Author: Nate Oman

I grew up in Salt Lake City, Utah (autobiographical blogging here), and attended Brigham Young University from 1993 to 1999. Between 1994 and 1996, I served in the Korea Pusan Mission. While at BYU, I mainly studied political science and philosophy. (I was lucky enough to take several classes from T&S's Jim Faulconer.) I also took just enough economics to get myself in trouble. After graduation, I married the fabulous and incredible Heather Bennett (now Oman) and worked on Capitol Hill for Sen. Mitch McConnell (R-Ky) while Heather finished graduate school at George Washington University. Beginning in 2000, I attended Harvard Law School, escaping with my JD in June, 2003. After practicing law for awhile, I became a law professor at William & Mary Law School. Somewhere along the line, Heather and I managed to have a son and a daughter.

Spring Planting

Spring is here with a vengeance, and I don’t think there can be any real argument but that the land south of the Mason-Dixon Line does spring better than any other region of the country.

The Power of Prayer

I am something of a realist and a cynic. I assume that I basically have little or no power over the universe, and that there is almost nothing I can do to change that. You know the story of the…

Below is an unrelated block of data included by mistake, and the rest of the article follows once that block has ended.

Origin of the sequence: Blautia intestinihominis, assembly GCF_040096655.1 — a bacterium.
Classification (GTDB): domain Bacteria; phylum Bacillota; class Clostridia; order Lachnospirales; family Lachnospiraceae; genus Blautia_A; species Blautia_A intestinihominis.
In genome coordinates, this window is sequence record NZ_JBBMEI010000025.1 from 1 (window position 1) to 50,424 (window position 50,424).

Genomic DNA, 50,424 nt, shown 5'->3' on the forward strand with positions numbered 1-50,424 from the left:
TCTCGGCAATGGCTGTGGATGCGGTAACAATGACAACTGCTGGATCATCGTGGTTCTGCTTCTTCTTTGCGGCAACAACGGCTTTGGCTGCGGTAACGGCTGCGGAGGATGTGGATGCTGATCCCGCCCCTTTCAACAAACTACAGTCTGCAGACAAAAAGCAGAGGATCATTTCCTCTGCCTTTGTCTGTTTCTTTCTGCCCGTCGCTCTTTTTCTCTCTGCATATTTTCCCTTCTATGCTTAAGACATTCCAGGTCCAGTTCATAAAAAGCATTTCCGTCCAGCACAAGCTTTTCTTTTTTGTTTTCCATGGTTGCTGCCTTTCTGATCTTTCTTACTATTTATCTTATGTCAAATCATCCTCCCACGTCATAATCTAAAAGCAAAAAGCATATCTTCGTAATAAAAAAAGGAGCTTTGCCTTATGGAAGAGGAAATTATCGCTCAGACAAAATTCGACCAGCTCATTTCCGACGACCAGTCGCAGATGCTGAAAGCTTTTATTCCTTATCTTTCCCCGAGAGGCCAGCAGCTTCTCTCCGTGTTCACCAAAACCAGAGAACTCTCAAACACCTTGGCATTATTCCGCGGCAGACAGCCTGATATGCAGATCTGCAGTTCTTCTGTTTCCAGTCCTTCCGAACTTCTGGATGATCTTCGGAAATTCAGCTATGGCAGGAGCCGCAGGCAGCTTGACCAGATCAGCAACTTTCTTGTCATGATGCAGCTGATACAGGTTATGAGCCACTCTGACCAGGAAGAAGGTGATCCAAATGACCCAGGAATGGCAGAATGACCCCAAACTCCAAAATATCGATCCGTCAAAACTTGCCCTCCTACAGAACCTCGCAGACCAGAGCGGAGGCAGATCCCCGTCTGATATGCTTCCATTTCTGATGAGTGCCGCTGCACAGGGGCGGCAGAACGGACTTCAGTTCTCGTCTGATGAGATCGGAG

The Institute for Mormon Studies

The various threads about the position at CGU has gotten me thinking about what Mormon scholarship needs, and I think that it is probably not a chaired position in Mormon studies, welcome as such a thing might be (especially if…

The Cursing of Mormon Lawyers

Cursing, it would seem, forms something of a theme in Mormon legal history. Not only was it a way of dealing with unsolved crimes, but it also seems to have been used as a way of controlling frivolous litigation.

Secret Laws, Theocracy, and Cows

In 1847, the Mormon pioneers arrived in the Salt Lake Valley and set up a frankly theocratic government. The highest legal authority was the High Council, which had the right to promulgate laws, as well as to try and punish…

The Ninth Amendment Argument for Monogamy

The ninth amendment to the constitution is one of those wonderfully vague constitutional provisions that delights arm-chair theorists and annoys judges who might actually have to figure out what it means. It reads: The enumeration in the Constitution of certain…